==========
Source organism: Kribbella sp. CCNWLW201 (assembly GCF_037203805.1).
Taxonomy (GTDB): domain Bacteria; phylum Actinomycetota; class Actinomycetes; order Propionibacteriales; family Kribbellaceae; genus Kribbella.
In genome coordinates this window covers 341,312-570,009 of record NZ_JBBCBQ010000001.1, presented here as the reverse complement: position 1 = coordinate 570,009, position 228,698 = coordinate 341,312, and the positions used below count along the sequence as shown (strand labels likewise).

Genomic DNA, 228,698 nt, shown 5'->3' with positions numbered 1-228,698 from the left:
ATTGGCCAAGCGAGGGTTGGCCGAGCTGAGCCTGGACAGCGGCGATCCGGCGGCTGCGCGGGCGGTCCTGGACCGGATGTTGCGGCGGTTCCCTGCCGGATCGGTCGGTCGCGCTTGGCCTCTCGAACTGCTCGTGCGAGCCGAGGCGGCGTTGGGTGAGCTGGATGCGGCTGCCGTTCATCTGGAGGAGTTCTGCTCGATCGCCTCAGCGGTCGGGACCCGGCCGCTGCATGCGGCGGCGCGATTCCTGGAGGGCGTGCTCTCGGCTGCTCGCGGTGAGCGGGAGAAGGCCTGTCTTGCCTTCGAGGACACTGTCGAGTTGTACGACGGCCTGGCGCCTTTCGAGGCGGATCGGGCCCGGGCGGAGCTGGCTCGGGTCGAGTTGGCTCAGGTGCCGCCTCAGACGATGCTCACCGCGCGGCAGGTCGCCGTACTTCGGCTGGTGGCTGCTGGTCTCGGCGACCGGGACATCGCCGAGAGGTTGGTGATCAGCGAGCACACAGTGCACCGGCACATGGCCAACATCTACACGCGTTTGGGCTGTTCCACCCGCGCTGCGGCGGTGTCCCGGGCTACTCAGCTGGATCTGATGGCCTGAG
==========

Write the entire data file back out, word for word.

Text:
Source organism: Kribbella sp. CCNWLW201 (assembly GCF_037203805.1).
Taxonomy (GTDB): domain Bacteria; phylum Actinomycetota; class Actinomycetes; order Propionibacteriales; family Kribbellaceae; genus Kribbella.
In genome coordinates this window covers 341,312-570,009 of record NZ_JBBCBQ010000001.1, presented here as the reverse complement: position 1 = coordinate 570,009, position 228,698 = coordinate 341,312, and the positions used below count along the sequence as shown (strand labels likewise).

Genomic DNA, 228,698 nt, shown 5'->3' with positions numbered 1-228,698 from the left:
ATTGGCCAAGCGAGGGTTGGCCGAGCTGAGCCTGGACAGCGGCGATCCGGCGGCTGCGCGGGCGGTCCTGGACCGGATGTTGCGGCGGTTCCCTGCCGGATCGGTCGGTCGCGCTTGGCCTCTCGAACTGCTCGTGCGAGCCGAGGCGGCGTTGGGTGAGCTGGATGCGGCTGCCGTTCATCTGGAGGAGTTCTGCTCGATCGCCTCAGCGGTCGGGACCCGGCCGCTGCATGCGGCGGCGCGATTCCTGGAGGGCGTGCTCTCGGCTGCTCGCGGTGAGCGGGAGAAGGCCTGTCTTGCCTTCGAGGACACTGTCGAGTTGTACGACGGCCTGGCGCCTTTCGAGGCGGATCGGGCCCGGGCGGAGCTGGCTCGGGTCGAGTTGGCTCAGGTGCCGCCTCAGACGATGCTCACCGCGCGGCAGGTCGCCGTACTTCGGCTGGTGGCTGCTGGTCTCGGCGACCGGGACATCGCCGAGAGGTTGGTGATCAGCGAGCACACAGTGCACCGGCACATGGCCAACATCTACACGCGTTTGGGCTGTTCCACCCGCGCTGCGGCGGTGTCCCGGGCTACTCAGCTGGATCTGATGGCCTGAG